A well-written guide to developing leadership skills that draws effectively on the hands-on experience of one co-author and the insights and coaching techniques of the other.

Pub Date: Sept. 23, 2013

ISBN: 978-0615738222

Page Count: 210

Publisher: Kandelle Enterprises

Review Posted Online: Dec. 5, 2013

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Noted jazz and pop record producer Thiele offers a chatty autobiography. Aided by record-business colleague Golden, Thiele traces his career from his start as a ``pubescent, novice jazz record producer'' in the 1940s through the '50s, when he headed Coral, Dot, and Roulette Records, and the '60s, when he worked for ABC and ran the famous Impulse! jazz label. At Coral, Thiele championed the work of ``hillbilly'' singer Buddy Holly, although the only sessions he produced with Holly were marred by saccharine strings. The producer specialized in more mainstream popsters like the irrepressibly perky Teresa Brewer (who later became his fourth wife) and the bubble-machine muzak-meister Lawrence Welk. At Dot, Thiele was instrumental in recording Jack Kerouac's famous beat- generation ramblings to jazz accompaniment (recordings that Dot's president found ``pornographic''), while also overseeing a steady stream of pop hits. He then moved to the Mafia-controlled Roulette label, where he observed the ``silk-suited, pinky-ringed'' entourage who frequented the label's offices. Incredibly, however, Thiele remembers the famously hard-nosed Morris Levy, who ran the label and was eventually convicted of extortion, as ``one of the kindest, most warm-hearted, and classiest music men I have ever known.'' At ABC/Impulse!, Thiele oversaw the classic recordings of John Coltrane, although he is the first to admit that Coltrane essentially produced his own sessions. Like many producers of the day, Thiele participated in the ownership of publishing rights to some of the songs he recorded; he makes no apology for this practice, which he calls ``entirely appropriate and without any ethical conflicts.'' A pleasant, if not exactly riveting, memoir that will be of most interest to those with a thirst for cocktail-hour stories of the record biz. (25 halftones, not seen)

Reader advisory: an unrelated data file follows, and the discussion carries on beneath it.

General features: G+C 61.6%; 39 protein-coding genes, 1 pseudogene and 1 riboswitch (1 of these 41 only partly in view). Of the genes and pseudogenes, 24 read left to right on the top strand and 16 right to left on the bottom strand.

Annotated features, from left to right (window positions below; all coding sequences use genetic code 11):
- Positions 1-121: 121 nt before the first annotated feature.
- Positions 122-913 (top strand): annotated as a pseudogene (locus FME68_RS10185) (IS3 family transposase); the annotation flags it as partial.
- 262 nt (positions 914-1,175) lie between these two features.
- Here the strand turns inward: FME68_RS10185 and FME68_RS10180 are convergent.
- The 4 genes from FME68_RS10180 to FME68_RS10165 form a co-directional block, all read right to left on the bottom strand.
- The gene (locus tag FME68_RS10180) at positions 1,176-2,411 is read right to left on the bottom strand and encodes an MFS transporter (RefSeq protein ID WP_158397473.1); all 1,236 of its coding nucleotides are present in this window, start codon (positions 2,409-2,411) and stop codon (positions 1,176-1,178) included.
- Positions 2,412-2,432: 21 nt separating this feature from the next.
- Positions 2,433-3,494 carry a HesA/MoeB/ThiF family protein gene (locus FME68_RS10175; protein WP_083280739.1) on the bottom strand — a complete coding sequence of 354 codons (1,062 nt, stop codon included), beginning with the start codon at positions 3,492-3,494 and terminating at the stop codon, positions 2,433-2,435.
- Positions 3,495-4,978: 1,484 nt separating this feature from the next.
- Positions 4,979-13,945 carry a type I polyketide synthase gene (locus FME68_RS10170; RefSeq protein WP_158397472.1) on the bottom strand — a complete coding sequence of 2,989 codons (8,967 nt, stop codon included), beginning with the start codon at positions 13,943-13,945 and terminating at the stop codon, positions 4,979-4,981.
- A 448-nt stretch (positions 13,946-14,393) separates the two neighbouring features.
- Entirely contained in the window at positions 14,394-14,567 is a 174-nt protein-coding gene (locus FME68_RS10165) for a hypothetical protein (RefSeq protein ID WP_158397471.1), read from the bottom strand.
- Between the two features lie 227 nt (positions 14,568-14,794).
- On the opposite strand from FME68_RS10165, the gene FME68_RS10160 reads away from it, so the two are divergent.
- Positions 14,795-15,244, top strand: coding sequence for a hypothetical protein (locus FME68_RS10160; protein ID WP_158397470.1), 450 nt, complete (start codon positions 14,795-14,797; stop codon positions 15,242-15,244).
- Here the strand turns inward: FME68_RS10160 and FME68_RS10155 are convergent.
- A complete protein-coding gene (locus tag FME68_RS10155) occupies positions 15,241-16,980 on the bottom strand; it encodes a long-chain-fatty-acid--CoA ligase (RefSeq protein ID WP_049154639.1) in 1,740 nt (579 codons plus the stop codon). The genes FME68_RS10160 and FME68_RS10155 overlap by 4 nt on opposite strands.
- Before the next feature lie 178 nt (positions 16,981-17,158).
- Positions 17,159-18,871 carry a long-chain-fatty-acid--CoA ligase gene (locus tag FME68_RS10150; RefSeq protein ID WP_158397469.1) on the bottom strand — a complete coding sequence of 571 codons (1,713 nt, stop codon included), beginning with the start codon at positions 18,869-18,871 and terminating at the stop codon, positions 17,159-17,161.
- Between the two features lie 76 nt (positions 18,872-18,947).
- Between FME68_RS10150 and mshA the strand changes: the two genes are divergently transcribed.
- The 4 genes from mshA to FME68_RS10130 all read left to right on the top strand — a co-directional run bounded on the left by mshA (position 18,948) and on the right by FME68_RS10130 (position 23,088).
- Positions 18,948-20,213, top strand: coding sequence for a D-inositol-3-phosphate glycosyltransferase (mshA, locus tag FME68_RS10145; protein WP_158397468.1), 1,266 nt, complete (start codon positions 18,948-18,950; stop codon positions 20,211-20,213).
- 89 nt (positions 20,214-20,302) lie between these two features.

Pub Date: May 1, 1995

ISBN: 0-19-508629-4

Page Count: 224

Publisher: Oxford Univ.

Review Posted Online: May 20, 2010